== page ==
Sep 14 2009

Optimize WordPress

My webhost recently moved all my sites to a ‘stabilization’ server because my sites were using far to much CPU time and Memory. After reviewing the logs it looked like some bot from India decided to repeatedly scrape one of my sites in it’s entirety without any delays between requests. So the support team over there either requires me to correct the problem or upgrade to a dedicated server plan at ridiculous costs.

Since I didn’t really think that there was a problem I emailed back about the single IP address that was causing all the issues and took steps to prevent requests from that IP address from accessing the site. The support team replied saying that my usage was still high and that I still needed to correct the problem. A little frustrated, I did some research on how to improve my site’s load time and hopefully reduce CPU and memory usage.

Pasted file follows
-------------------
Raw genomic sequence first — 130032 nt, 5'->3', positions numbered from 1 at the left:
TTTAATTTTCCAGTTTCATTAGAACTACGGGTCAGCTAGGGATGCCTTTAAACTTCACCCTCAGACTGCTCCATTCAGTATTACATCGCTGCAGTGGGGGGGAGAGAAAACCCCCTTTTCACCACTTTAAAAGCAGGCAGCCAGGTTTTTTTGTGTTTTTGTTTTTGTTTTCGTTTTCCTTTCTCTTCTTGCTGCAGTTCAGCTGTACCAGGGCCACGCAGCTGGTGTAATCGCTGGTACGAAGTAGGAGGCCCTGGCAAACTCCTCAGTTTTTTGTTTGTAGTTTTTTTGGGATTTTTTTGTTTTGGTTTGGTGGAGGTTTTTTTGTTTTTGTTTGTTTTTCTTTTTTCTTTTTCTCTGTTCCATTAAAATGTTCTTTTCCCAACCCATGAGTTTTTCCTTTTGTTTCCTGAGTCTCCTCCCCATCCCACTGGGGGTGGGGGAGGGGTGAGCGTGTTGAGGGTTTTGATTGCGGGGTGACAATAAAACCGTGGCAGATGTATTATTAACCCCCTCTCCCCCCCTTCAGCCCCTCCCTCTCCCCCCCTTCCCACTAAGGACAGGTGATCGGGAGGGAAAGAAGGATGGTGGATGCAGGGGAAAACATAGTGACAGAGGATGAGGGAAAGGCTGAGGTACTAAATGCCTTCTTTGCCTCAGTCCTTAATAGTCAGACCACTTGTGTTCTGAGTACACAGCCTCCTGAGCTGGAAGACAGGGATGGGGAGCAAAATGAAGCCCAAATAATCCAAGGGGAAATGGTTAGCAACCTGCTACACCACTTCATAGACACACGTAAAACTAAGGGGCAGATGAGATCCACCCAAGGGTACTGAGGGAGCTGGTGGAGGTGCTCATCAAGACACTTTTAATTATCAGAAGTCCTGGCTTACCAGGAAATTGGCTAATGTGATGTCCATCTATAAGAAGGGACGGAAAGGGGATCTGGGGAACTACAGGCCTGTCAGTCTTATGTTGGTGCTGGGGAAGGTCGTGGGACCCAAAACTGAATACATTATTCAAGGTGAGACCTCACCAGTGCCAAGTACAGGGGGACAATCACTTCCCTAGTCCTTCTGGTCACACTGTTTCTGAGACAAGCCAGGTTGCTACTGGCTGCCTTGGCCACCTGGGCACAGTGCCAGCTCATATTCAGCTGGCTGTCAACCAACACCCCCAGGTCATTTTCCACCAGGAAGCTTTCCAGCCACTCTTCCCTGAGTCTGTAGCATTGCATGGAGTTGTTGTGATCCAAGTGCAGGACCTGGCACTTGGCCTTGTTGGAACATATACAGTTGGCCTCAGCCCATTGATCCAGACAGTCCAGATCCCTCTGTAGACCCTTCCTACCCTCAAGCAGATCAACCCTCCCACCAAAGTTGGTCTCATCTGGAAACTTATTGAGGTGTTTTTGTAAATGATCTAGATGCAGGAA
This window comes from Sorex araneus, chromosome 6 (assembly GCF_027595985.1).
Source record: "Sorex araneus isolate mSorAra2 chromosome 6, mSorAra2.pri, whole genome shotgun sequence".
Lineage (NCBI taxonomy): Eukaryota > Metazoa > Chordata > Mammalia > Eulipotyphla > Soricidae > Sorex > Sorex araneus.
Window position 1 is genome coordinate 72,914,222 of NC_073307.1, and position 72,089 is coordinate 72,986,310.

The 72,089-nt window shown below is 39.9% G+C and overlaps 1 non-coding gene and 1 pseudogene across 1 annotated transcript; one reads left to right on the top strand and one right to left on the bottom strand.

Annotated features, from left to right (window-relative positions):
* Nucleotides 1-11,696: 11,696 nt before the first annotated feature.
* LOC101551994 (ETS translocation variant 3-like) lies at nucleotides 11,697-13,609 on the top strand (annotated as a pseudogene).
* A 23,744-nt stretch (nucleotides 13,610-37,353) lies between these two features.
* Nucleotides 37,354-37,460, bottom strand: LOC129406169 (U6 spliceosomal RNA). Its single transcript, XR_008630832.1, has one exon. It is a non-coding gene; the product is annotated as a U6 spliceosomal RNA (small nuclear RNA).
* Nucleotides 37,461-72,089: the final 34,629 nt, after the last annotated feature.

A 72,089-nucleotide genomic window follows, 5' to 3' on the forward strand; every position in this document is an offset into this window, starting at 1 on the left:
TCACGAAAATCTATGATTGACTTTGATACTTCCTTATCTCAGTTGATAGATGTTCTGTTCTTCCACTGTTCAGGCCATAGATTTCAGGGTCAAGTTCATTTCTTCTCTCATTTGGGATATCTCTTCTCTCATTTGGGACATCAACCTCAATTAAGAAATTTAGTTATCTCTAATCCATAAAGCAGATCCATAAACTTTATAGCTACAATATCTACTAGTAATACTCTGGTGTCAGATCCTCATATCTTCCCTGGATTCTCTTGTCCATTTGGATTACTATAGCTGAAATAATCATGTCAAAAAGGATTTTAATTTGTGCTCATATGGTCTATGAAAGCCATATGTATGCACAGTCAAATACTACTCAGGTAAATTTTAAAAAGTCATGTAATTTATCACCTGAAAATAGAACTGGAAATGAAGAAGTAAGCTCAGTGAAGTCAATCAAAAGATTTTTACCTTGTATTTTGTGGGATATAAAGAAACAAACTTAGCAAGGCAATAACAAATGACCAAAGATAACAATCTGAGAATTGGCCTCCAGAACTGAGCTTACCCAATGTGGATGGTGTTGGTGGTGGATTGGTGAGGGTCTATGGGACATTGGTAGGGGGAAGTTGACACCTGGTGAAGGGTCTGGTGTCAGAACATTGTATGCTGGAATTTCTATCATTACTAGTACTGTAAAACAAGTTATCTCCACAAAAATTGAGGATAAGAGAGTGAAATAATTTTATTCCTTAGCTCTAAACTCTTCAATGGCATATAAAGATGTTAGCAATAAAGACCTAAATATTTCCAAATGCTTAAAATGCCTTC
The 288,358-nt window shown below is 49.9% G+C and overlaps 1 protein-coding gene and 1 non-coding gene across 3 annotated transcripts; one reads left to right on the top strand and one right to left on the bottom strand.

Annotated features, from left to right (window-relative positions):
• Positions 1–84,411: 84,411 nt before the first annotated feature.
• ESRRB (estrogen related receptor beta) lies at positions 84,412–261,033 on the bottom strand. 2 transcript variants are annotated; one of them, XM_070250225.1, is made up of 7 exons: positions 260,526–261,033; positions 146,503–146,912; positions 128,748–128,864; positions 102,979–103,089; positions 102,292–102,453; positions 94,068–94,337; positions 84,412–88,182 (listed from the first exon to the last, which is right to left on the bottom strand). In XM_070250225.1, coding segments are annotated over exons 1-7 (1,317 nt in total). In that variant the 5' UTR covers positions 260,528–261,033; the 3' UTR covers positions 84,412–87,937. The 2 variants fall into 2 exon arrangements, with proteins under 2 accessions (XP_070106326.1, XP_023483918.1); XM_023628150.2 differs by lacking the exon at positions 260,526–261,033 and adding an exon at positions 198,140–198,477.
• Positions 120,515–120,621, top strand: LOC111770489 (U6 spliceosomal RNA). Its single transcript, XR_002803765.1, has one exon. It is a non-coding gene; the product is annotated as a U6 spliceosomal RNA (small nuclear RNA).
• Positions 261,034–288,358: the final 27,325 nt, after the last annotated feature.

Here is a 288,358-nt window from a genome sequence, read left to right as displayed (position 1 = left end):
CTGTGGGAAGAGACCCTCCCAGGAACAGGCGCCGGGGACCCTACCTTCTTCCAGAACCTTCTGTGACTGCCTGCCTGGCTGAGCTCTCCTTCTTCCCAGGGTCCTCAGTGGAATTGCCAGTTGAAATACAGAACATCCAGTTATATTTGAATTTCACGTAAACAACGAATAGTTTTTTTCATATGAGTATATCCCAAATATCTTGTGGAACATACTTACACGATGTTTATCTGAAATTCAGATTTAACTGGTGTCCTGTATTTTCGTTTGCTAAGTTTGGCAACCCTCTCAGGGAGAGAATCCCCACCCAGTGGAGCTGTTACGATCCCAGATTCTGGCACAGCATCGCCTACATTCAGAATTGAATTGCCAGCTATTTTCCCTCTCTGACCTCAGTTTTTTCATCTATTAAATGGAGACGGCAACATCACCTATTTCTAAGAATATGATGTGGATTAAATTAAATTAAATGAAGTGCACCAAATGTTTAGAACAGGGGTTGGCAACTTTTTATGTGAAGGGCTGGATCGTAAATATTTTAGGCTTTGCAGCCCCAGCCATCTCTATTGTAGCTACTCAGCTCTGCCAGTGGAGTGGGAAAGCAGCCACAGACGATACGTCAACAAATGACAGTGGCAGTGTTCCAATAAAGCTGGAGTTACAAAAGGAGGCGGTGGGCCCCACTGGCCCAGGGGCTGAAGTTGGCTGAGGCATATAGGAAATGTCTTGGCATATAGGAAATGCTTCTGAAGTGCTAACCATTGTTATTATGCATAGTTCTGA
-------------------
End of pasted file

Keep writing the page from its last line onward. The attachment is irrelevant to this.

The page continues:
Most of my sites use wordpress so I found a large number of articles geared specifically to optimizing wordpress blogs. Before I tried anything I backed up my entire public_html directory and did a dump of all my mySQL databases (took almost 20 minutes for the dump).

Dealing with Plugins
The first thing I did was upgrade all my plugins. Most wordpress plugins allow you to upgrade automatically so all you really have to do is click a button and all the work is done for you. I also deactivated and deleted a surprising number of plugins that I haven’t really had any use for recently. Apparently a lot of free plugins can cause large amounts of unneccesary load on your server due to the authors not really knowing or caring how well their software performs.

Dealing with spam bots
I have been using the Akismet plugin for awhile and it has been reporting large amounts of spam comments and pingbacks. It’s not really something that most people worry about because the spam is automatically deleted after a period of time. It does however increase server load, especially if it’s in the thousands of messages a day. I found this little mod_rewrite snippet to deny any blatent spammers that don’t have a proper referer :

RewriteEngine On
RewriteCond %{REQUEST_URI} .wp-comments-post\.php*